By On the occasion of our 20th anniversary
By Gustavo Arellano
By R. Scott Moxley
By Alfonso Delgado
By Courtney Hamilton
By Joel Beers
By Peter Maguire
By Charles Lam
Photo by Tenaya HillsFULLERTON: four-bedroom, two- bathroom house
OCCUPANTS: Kristy and Maria Kulikoff
YEAR BUILT: 1915
SQUARE FOOTAGE: slightly less than 2,000
PAID:$315,000 in 2002
This is a happy story about a family who gets a nice old house after years of wanting one, has it taken from them after years of threats, and then gets a better, older house nearby. Okay, maybe it's bittersweet.
Maria Kulikoff always wanted an old house—a semi-historic house—something built when presidents were still named Herbert or Warren or at least Franklin: something with hardwood floors, baseboards, fireplaces, wooden double-hung windows, five-panel doors and lots of crown molding.
And in late 2001, her dream came true: she and daughter Kristy found and bought a 1915 Fullerton bungalow with a brick porch, eaves straight from a Greene & Greene—even a 1950s Wedgewood stove left behind by the previous owner. It was on a quiet street opposite Fullerton High, with bungalows on either side.
"We moved in in February 2002, and the first letter came in October of that same year," Maria says, knee-deep in cardboard moving boxes. They move on Saturday. The letters were from McDonald's. The corporation has a franchise across the alley, on the northeast corner of Harbor Boulevard and Chapman Avenue, one block from Fullerton High. It wanted to move the restaurant to the corner of Pomona and Chapman avenues: right across the street from Fullerton High, two doors down from the Kulikoffs' home. Their home of eight months would become a parking lot.
The day the letter came was not a good day.
"I've always liked old houses, and I've always wanted to live in a historic home," Maria says. Her fondness for Craftsman-era and older single-family homes has even infected Kristy, who actually owns the house. Technically, her mom rents a room. The two were adamant about one thing: "We wanted to just restore it," Maria says, standing in the dining room with wainscoting that's as tall as she is (five feet). It runs all the way around the dining room, bracketed on the top with a neat little picture ledge.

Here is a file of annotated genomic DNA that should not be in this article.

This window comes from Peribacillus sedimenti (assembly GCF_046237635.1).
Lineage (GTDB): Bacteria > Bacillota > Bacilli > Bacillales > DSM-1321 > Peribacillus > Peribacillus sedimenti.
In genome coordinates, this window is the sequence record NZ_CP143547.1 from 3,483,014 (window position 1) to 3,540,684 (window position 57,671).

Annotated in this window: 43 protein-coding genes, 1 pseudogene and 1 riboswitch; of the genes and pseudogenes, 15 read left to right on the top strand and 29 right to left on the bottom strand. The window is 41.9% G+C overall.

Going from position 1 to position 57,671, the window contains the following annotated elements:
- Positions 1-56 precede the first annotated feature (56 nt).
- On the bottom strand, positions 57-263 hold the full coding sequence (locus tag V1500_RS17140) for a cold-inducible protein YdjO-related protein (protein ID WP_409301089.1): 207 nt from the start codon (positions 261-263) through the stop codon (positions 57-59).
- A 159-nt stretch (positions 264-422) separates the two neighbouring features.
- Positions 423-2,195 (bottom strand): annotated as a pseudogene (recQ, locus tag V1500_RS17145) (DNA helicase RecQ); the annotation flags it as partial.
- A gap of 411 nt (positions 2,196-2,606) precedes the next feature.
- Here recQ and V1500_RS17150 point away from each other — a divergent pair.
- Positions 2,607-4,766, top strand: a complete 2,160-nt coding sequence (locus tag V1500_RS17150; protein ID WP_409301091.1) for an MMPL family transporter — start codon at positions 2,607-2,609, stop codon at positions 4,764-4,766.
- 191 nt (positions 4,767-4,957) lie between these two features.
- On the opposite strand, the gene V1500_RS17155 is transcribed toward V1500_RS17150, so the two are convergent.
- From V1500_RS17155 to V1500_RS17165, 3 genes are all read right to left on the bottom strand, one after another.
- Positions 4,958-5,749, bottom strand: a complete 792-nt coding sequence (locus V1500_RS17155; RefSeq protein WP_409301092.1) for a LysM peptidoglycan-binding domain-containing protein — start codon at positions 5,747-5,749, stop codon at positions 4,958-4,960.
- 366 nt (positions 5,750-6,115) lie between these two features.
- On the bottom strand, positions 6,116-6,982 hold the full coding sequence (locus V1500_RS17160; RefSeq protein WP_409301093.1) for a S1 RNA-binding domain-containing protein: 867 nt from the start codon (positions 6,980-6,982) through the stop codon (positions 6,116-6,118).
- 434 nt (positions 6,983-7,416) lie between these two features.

Or, at least, it did. As you read this, all that hardwood—they think it's mahogany—is gone. If they can't take it with them, they'll leave it for the Caterpillars.
The letters, being from McDonald's, didn't stop. They went out to all the neighbors in that row of four or five homes, and slowly, everyone sold out and moved away. Not the Kulikoffs. They'd paid more than $300,000 for their home, and it wasn't just that they thought the corporation's offers were low—they couldn't imagine how to replace the peace of mind they got from living in a place that felt like home, even if it wasn't finished.
"We only finished two rooms: the living room and the dining room. We stopped when we got the letters," Maria says flatly, surveying the packing, which is far from done. She's been cleaning out the refrigerator, she says. On Saturday, everything must go: all the boxes and whatever they can salvage—windows, doors, the wainscoting.
Theirs is the last home remaining: chainlink fencing marks off the lots on either side. At one point, Maria says, McDonald's was ready to build a parking structure over their house, essentially—and the city offered to pay to move it. That would have meant cutting the house in half and leaving behind an addition completed sometime in the past 90 years. It wasn't worth it, and eventually, after the offers rose—to $725K, suckas!—they settled. And—just in time—they found a new place to live.
The Kulikoffs' new home is the 1898 Russell House. It's named for some guy named Russell; no one is quite sure who he was, and it's a fully restored Colonial Revival with a pyramid roof, dormer windows that turn the attic into a room, an integrated wooden porch, and round porch columns to hold the whole thing up. It's a Fullerton landmark, and it's virtually McDonald's-proof, having long since been added to the historical rolls. It even has a garage where they can stash all the materials they salvage from their old house.
You could say everyone wins: they get a great house that's already done, McDonald's gets a nice parking lot, and Fullerton High kids can take a few steps out of their lunch hour. Except the world, which loses another old bungalow, three juniper trees to the south and possibly a mature magnolia tree at the curb.